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September 16, 2012

Fourth grade friendship reunites teachers

DUNCAN — It took a lot of coincidences for Erica Mackey and Sarah Brund to reconnect after nearly 20 years. If Mackey hadn’t decided to change jobs to pursue a career in education, it never would have happened. If Brund’s family hadn’t been searching for a bowling alley to purchase in Oklahoma, once again, the two never would have met again.

Mackey and Brund were in the same fourth-grade class during the 1992-93 school year in Berlin, Germany. The two are now fourth-grade teachers at Woodrow Wilson Elementary in Duncan.

“It’s strange we figured it out to begin with,” Mackey said. “We were talking about school food, and I mentioned the food they had in Germany.”

How they both attended fourth grade in Germany is simple. Each had a parent in the military. Mackey’s mom was in the Army, while Brund’s dad was in the Air Force.

Getting to Duncan was more coincidence.

Mackey’s mother was stationed at Fort Sill. When her mom retired from the military, the family moved to Central High. When Mackey got married, she moved to Duncan.

Brund’s dad retired in Enid. Following his retirement, Brund’s family began looking for a bowling alley to own. It was in Duncan the Brund family purchased Freedom Lanes.

Even with the “Small World” coincidence of ending up in Duncan, it was an odd twist of fate both went to work for Woodrow Wilson as fourth-grade teachers.

It took Brund two years to get a job with Duncan Public Schools. Last year, she joined the Woodrow Wilson team midway through the year.

“I think it’s great,” Brund said. “There’s so much you can do with them at this age.”

Mackey had a job working for a title company. Following her decision to enter the education career field, Mackey spent a portion of the last school year as a student teacher. During that time period, the two reconnected without realizing they were former classmates.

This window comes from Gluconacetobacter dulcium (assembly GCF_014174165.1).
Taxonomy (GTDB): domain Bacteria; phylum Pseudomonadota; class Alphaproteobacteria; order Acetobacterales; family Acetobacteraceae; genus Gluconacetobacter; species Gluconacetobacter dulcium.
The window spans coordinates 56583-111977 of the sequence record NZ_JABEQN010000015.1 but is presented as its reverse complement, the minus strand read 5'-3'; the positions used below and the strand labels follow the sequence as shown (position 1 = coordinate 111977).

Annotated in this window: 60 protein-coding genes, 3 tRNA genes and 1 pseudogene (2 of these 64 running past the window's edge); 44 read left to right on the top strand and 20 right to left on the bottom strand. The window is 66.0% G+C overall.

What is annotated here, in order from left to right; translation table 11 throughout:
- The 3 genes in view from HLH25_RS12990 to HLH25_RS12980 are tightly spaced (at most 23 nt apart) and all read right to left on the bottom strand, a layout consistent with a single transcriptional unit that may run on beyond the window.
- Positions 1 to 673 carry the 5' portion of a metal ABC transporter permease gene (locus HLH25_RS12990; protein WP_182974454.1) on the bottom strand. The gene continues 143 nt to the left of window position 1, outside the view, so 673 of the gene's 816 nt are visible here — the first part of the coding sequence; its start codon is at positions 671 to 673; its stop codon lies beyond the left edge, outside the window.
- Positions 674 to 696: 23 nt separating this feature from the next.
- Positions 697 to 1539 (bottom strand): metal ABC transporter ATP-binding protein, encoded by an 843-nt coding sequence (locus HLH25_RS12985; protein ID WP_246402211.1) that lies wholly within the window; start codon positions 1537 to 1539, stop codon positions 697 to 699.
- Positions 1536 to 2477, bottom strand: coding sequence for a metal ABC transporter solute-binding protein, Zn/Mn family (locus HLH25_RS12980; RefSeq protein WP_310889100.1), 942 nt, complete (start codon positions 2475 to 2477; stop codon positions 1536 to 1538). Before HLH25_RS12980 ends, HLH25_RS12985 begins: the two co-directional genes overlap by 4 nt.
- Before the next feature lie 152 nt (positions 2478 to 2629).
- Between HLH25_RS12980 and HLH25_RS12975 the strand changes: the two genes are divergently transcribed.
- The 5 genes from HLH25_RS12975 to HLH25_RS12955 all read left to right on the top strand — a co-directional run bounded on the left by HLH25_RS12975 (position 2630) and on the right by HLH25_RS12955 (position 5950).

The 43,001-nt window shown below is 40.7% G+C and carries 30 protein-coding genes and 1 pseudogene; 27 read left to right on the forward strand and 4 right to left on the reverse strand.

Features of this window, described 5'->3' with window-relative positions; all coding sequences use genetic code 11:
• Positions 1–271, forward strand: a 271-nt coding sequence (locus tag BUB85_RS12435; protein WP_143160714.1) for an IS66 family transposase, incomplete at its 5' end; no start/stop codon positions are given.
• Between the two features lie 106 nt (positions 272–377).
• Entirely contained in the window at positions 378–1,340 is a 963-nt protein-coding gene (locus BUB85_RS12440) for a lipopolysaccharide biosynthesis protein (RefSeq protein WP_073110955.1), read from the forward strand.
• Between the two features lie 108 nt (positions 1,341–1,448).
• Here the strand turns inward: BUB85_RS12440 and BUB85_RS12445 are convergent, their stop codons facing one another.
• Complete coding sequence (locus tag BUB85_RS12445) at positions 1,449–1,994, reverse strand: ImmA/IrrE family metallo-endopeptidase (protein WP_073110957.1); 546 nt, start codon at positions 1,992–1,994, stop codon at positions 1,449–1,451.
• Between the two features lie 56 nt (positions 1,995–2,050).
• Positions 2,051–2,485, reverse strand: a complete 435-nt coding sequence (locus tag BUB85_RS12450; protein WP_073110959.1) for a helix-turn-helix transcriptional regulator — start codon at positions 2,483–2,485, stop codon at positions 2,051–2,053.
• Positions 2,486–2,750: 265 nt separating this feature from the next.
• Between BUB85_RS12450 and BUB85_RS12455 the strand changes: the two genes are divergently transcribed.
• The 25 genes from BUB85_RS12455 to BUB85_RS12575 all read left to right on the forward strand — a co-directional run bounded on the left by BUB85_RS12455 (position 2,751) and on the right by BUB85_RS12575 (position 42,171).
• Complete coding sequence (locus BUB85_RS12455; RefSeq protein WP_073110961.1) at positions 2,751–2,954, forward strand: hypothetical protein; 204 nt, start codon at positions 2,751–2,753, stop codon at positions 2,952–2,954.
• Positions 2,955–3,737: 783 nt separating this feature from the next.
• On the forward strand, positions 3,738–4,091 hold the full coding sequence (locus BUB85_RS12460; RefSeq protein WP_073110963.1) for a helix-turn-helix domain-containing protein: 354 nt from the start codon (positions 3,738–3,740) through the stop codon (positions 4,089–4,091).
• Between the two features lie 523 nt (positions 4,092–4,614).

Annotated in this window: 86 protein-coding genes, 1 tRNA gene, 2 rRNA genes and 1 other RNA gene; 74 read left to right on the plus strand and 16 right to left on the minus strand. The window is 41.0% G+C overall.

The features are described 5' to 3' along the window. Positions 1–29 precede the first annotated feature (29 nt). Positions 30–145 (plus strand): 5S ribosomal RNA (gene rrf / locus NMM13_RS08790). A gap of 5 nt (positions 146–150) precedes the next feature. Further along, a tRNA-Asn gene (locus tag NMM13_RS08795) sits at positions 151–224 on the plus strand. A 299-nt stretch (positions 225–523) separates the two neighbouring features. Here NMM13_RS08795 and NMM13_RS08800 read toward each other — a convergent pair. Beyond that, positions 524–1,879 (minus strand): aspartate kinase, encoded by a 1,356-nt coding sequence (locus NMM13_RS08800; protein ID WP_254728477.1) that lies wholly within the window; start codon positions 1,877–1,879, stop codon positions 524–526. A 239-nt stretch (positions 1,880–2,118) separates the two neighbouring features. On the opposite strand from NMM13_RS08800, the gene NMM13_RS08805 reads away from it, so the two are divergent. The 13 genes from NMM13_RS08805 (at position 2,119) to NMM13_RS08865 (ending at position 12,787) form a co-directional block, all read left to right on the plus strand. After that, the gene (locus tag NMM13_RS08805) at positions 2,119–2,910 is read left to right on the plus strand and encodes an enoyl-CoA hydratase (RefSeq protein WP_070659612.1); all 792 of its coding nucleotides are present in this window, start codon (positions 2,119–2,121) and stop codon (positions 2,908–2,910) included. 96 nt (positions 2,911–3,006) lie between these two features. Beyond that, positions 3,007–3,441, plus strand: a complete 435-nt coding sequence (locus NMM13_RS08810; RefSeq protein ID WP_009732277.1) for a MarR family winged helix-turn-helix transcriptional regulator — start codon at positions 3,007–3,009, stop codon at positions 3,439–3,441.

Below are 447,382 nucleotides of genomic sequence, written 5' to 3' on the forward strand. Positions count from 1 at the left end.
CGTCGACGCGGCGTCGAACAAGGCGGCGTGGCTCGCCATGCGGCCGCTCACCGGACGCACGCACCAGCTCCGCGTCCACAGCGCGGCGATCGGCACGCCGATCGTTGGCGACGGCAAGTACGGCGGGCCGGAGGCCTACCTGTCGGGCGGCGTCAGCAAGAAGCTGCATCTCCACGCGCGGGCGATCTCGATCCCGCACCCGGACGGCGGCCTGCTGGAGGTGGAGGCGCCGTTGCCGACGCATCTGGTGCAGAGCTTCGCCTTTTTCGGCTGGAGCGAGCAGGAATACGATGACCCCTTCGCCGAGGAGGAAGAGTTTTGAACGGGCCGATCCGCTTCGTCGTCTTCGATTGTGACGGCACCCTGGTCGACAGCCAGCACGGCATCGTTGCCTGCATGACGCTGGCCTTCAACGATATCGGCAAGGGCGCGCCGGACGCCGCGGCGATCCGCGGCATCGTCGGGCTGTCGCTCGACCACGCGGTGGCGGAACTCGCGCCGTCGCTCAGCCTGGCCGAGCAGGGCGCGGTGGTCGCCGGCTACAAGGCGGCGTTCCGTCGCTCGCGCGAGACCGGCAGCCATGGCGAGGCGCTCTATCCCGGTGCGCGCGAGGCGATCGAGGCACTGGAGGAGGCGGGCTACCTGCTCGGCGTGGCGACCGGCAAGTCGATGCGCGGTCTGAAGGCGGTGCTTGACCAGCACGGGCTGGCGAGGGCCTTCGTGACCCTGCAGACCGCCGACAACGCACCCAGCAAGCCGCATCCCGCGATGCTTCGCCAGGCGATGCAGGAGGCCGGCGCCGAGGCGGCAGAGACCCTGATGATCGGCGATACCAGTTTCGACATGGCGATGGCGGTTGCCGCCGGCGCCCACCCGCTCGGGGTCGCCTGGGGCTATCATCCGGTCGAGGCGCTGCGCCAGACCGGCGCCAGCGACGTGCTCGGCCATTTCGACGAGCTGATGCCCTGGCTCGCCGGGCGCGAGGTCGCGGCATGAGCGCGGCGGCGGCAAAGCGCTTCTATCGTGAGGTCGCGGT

When Mackey was hired full-time to Woodrow, she was initially set to be a second-grade teacher. But the school’s need ended up being greater in fourth grade.

“I’m liking it,” she said.

Although their memories of their fourth-grade experience are a bit spotty, there are certain things they’ll never forget. Brund remembers a rope jungle gym. But that could mostly be attributed to her foot getting tangled in the rope.

And Mackey remembers the fourth-grade teacher braiding the hair of all the girls in the class. Both remember doing a gift exchange with students from a Russian school.

Something they don’t remember is each other.

But they share enough memories, it’s almost like they’re rediscovering their years in Germany.

In a class picture taken 20 years ago, the two women, as children, were seated right next to one another. Now, they have classrooms right next to one another.

Even though they love their jobs in America, both have fond memories of their school in Berlin.

They acknowledged their elementary years were advanced beyond the American education system. Much of their fourth-grade learning was hands on and field trips.

It was a different style of teaching. As such, it allowed them to look at things differently.

“It was great,” Mackey said.

Even though they’ve ended up working with each other in Duncan, their time spent in Germany helped them see just how large the world can be and just how small their world can get.

They’ve even discussed possibly taking a trip to Germany to see where a portion of their childhood took place, to reflect, to remember.

“I loved it,” Brund said. “I would love to see the apartment complexes we lived in and the playground.”

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